This doesn't happen very often.
A lion in Tanzania was recently spotted nursing a 3-week-old leopard cub, and the rare encounter was photographed by Joop Van Der Linde, a guest who is staying at a lodge in the Ngorongoro Conservation Area, the conservation group Panthera says.
See and share these incredible photos--THE FIRST EVER--of a wild lioness nursing a leopard cub! Cross-species nursing such as this is highly unusual for big cats, but Joop Van Der Linde, a guest at Ndutu Safari Lodge in Tanzania's Ngorongoro Conservation Area, was lucky enough to catch the rare event on camera this week. The ultra-maternal lioness, 5-year-old 'Nosikitok,' is currently collared and monitored by Kope Lion, a conservation NGO supported by Panthera, and thought to have given birth to a litter of cubs in June. Learn more about these beautiful species at panthera.org--and stay tuned for more details on this story!
Posted by Panthera on Thursday, July 13, 2017
Panthera says these photos are the "first ever" to show a wild lioness nursing a leopard cub, noting cross-species nursing like this is "highly unusual for big cats."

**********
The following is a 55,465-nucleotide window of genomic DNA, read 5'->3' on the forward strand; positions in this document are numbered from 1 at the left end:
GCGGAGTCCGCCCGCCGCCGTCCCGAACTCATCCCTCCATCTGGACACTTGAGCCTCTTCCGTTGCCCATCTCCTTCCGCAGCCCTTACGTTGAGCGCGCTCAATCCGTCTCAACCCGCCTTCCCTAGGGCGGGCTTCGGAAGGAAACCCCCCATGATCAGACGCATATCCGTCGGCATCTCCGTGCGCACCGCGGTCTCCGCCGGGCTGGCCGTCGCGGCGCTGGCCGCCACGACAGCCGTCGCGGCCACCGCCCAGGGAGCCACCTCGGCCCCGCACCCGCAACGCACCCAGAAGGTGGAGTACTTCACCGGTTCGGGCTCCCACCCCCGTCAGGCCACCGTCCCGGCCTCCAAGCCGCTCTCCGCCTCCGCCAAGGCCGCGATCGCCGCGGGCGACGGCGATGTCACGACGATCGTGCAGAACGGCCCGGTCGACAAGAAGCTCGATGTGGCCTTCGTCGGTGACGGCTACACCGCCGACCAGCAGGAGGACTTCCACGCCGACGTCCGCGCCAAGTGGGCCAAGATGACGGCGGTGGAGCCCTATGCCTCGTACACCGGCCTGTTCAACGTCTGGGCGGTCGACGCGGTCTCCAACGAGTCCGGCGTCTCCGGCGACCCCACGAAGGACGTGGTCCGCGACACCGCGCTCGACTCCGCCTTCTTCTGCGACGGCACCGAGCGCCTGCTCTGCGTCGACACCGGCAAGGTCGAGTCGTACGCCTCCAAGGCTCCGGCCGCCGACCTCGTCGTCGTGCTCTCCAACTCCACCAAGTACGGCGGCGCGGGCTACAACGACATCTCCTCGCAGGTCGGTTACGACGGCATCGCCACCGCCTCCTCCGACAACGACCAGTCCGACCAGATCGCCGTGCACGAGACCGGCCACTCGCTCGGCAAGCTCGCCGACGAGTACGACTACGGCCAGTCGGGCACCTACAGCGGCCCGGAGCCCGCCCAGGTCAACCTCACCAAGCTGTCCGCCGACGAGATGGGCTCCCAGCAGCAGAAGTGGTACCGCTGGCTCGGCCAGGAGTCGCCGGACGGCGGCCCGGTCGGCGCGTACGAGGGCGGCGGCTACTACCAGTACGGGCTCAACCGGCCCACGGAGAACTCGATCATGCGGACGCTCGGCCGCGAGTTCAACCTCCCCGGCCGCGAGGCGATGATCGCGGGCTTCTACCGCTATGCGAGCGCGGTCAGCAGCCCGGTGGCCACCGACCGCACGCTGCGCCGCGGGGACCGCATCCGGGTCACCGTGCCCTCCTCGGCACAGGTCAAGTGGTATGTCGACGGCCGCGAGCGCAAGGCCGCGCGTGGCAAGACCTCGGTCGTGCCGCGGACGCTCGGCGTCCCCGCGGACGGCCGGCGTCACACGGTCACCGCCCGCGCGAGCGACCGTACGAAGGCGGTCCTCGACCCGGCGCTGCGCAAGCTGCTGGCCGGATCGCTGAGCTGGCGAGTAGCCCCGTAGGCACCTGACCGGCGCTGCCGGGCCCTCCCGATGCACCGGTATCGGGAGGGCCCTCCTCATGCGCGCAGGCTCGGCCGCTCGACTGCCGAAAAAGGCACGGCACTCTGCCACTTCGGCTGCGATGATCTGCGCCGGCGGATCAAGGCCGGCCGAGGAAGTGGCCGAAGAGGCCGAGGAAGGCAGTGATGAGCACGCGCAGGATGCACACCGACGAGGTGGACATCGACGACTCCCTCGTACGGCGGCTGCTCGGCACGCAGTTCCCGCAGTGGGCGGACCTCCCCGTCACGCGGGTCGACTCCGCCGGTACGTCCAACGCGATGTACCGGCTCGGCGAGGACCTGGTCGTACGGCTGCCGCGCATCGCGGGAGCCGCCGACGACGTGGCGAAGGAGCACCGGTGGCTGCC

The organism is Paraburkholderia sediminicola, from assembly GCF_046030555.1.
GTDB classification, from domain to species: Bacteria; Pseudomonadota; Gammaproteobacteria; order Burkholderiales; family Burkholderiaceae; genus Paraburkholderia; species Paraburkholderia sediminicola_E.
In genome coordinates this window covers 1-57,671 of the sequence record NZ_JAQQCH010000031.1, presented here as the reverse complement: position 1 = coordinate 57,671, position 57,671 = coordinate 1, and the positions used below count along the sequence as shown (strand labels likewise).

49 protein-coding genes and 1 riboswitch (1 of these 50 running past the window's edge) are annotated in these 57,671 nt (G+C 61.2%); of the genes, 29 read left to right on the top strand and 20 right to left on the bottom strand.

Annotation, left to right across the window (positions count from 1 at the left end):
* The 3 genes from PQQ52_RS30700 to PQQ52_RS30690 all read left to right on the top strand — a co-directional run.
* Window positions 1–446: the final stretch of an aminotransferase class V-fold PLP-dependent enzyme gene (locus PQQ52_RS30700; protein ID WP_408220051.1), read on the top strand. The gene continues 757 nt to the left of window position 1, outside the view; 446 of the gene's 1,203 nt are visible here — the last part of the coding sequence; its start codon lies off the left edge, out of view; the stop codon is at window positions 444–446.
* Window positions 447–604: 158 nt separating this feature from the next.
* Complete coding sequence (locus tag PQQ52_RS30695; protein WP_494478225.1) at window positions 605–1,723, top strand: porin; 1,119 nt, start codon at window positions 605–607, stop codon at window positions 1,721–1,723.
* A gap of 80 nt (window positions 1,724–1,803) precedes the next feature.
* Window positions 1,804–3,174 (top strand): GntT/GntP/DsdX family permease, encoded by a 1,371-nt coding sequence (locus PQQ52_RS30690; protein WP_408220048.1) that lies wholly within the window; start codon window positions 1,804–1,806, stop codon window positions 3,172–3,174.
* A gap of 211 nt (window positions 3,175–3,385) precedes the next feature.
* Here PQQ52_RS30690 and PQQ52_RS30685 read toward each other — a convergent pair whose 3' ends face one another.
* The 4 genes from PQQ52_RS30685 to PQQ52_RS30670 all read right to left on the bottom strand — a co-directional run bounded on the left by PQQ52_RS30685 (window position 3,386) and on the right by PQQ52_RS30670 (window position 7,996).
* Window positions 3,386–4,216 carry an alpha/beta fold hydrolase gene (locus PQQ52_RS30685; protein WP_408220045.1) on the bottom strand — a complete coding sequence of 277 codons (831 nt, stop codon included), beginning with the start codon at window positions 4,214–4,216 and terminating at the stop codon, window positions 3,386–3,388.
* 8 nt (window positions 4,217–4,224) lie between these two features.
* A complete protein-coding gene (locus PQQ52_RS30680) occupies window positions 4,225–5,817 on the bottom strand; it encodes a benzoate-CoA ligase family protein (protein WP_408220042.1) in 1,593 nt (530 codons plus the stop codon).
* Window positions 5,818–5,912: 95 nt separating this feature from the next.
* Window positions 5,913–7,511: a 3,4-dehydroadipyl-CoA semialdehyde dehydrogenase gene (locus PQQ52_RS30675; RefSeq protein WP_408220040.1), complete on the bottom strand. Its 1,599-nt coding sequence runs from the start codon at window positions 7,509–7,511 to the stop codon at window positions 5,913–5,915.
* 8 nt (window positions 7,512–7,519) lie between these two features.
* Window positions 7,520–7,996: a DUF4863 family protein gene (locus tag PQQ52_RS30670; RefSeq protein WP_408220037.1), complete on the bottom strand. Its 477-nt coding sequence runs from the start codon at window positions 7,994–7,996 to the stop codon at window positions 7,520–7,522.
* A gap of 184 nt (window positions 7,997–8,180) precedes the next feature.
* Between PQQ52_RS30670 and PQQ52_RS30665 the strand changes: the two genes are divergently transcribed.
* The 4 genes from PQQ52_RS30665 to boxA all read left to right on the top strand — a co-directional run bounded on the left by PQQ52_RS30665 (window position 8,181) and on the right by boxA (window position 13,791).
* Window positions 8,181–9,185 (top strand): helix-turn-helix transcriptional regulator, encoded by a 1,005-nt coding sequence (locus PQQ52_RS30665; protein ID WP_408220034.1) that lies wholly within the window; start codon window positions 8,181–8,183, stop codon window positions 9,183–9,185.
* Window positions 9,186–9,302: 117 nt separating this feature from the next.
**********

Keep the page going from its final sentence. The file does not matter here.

How did this end up happening?
The 5-year-old lion, named Nosikitok (it means "mothers milk" in the language of the Maasai people), is currently collared and monitored by Kope Lion, a conservation nonprofit supported by Panthera, a Facebook post says. It's believed she gave birth to a litter of cubs in June – none of them leopards of course.
"She would not be nursing the cub if she wasn’t already awash with a ferocious maternal drive (which is typical of lionesses)," Panthera President and Chief Conservation Officer Dr. Luke Hunter said in a statement. "Even so, there has never been another case like it, and why it has occurred now is mystifying."
Hunter said it's possible her cubs died, and she found the leopard while in a "particularly vulnerable" state.
Although the photos are adorable, Hunter says if the lion continues to foster the cub there's a good chance it won't survive – her pride may end up killing the young cub.
However, if the cub makes it to 12-18 months – when leopards become independent – Hunter thinks he'll go on to act like a leopard, and not like the lion it was raised by.
"Even its early exposure to lion society would not override the millions of years of evolution that has equipped the leopard to be a supreme solitary hunter,” Hunter said, according to Panthera. "I am sure it would go its own way."